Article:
documents where on-screen viewing is valued more than printing.
TIF, JPG, faxes, etc., are conversions of files to purely graphical pixilated images that lose all textual
content. Because TIF files are rendered pixel-by-pixel, they are often large files; however, they yet are usually
lower-resolution than the original. Without textual content, TIF requires optical character recognition to select,
search, and index text. While TIF has long standing support as an archiving format because of its neutrality, its
size and lack of searchable content make other formats worth considering, especially for text-oriented documents.
Display and print formats: Unconverted formats - Printer formats like PCL, HPGL and PostScript
are NOT conversions. They represent the actual document on screen exactly as the author printed it to his/her own
printer. Because these formats are the final print file, there is no need to proof the file. And since there
is no re-authoring, they are free to create: There are no software licensing fees for using these formats. Quality
viewers for print formats are widely available for small licensing fees. Printer-ready formats are ideal for
documents that must conform exactly to a very fixed format in order to be considered accurate, legal, and/or binding.
Many forms, contracts and financial documents and statements fall into this category, because information must appear
in exactly the right place on each page, every time.
PCL (printer control language) PCL is the defacto industry standard print format for most business
office printers. Thanks to PCL viewer technology, PCL can also print perfectly on ink-jet, dot-matrix, and other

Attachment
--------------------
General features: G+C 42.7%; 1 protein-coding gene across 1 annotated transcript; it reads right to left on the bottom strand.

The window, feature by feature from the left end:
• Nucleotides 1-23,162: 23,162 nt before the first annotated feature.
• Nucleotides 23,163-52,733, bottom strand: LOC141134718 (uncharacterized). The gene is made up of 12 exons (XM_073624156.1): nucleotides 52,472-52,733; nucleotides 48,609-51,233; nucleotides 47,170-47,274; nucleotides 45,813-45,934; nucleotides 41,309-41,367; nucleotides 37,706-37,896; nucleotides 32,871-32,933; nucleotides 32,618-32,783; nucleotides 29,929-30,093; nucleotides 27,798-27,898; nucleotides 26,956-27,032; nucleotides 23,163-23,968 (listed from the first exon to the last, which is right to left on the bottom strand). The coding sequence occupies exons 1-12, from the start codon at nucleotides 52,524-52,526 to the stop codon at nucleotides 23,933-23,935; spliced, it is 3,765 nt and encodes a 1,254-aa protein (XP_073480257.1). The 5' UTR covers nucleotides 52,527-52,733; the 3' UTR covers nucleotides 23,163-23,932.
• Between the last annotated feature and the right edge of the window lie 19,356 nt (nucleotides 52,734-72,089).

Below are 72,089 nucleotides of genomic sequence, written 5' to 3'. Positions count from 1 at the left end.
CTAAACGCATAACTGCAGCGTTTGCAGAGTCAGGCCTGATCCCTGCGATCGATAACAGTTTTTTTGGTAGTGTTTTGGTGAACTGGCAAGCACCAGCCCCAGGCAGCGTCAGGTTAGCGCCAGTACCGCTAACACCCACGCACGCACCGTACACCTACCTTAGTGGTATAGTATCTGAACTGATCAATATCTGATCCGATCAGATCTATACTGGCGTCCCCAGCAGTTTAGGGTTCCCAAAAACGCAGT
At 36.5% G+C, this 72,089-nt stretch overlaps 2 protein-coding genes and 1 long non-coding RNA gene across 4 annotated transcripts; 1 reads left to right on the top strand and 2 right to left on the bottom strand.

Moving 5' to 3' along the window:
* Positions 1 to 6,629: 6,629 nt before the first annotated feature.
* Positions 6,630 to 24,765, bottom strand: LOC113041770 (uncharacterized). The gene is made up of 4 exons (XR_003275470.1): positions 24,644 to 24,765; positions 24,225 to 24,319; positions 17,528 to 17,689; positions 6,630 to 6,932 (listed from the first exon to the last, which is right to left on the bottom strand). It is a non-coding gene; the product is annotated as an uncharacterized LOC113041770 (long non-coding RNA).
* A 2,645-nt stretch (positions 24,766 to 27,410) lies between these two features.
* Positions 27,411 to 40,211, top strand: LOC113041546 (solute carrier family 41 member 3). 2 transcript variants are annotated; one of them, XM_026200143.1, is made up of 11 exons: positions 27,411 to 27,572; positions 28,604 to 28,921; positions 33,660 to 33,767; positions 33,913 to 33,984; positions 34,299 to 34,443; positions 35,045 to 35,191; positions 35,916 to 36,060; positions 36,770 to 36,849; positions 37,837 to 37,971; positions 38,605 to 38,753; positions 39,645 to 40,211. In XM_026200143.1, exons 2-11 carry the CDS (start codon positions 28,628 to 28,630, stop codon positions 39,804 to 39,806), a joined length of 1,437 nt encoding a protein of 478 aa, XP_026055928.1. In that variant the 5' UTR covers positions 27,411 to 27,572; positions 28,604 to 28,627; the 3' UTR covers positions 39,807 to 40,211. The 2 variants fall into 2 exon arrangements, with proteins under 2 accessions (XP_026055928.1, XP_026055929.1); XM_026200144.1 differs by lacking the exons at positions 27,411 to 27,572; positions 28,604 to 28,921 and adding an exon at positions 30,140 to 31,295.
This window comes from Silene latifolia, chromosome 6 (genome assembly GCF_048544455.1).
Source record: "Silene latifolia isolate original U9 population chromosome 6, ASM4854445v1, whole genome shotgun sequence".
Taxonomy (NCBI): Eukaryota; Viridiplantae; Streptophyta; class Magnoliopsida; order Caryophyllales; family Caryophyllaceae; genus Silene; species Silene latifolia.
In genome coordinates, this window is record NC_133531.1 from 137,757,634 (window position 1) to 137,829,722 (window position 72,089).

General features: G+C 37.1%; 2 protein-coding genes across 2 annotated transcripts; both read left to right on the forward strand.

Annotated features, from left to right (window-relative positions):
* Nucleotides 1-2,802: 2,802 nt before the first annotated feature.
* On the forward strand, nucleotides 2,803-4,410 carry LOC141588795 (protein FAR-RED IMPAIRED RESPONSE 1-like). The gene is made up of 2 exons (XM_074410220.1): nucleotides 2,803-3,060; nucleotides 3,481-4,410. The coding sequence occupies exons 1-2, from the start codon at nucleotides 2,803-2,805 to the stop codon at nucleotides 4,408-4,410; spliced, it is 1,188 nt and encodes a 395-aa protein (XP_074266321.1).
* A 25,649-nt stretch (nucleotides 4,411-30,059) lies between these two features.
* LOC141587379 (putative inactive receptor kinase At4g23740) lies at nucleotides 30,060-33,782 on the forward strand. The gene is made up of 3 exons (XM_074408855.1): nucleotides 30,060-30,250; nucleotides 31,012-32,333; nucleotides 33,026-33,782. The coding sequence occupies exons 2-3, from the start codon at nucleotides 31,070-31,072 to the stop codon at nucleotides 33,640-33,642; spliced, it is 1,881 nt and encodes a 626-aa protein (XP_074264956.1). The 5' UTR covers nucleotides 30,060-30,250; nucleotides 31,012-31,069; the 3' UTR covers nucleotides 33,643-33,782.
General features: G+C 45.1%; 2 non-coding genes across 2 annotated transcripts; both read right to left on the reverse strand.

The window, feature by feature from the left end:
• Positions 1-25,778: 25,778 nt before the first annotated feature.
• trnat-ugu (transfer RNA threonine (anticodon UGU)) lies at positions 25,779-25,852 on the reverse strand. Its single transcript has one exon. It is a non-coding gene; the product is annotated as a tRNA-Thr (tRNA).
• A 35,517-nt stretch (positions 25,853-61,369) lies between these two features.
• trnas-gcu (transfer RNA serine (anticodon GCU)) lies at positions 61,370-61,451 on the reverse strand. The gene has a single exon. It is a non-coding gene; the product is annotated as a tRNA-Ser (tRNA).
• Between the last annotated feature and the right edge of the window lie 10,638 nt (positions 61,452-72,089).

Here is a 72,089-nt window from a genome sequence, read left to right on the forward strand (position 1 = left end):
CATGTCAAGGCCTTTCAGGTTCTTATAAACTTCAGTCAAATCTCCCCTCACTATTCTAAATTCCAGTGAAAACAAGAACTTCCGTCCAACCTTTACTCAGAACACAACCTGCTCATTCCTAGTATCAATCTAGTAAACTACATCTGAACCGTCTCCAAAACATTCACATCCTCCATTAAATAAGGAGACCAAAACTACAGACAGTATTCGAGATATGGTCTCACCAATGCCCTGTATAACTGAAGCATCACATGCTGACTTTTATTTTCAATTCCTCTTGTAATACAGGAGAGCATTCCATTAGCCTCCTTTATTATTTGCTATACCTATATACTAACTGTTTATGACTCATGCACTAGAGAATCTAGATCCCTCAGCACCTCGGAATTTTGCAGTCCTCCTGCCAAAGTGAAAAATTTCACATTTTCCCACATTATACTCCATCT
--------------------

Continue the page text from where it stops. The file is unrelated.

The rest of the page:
non-PCL printers. PCL viewers let readers see documents on-screen exactly as they will print. This is
useful when distributing large documents where a reader may only want to print a few pages. PCL text is selectable,
searchable and indexable. Pages can be selectively printed, and PCL will print mixed legal and letter on
duplexing printers. PCL is ideal for any document. It's is especially good for mixed legal/letter documents
and reports with very large numbers of pages.
|Many companies use PCL|
|Your choice of format must be a central part of your distribute-then-print system. For example,
one firm, Data-Trac, must collect interest rate information every night in up to 300 individualized reports ranging from
three to 25 pages. They considered converting reports to HTML or Adobe PDF, but soon abandoned the notion.
"All database managers want to do is to manage the process," says Dean DeBack, systems engineer. "They don't want
six months of converting documents." Automated converters are available, he noted, but "they're not exact, and without
absolute accuracy, DataTrac's reports would be immediately suspect." Using PCL, Data-Trac was very quickly able to
put data from an existing system directly on the web while streamlining the workflow, and preserving the accuracy of the reports.
In a world where appearance is often as important as content, isn't it critical to ask how your electronically distributed
document will look, print and function on the receiving end? Delivering printer-ready formats eliminates unnecessary
format conversion and assures highly accurate remotely viewable and printable documents, without re-proofing before transmission.
About the author: Glenn Widener is Director of Internet
Technology for SwiftView, Inc.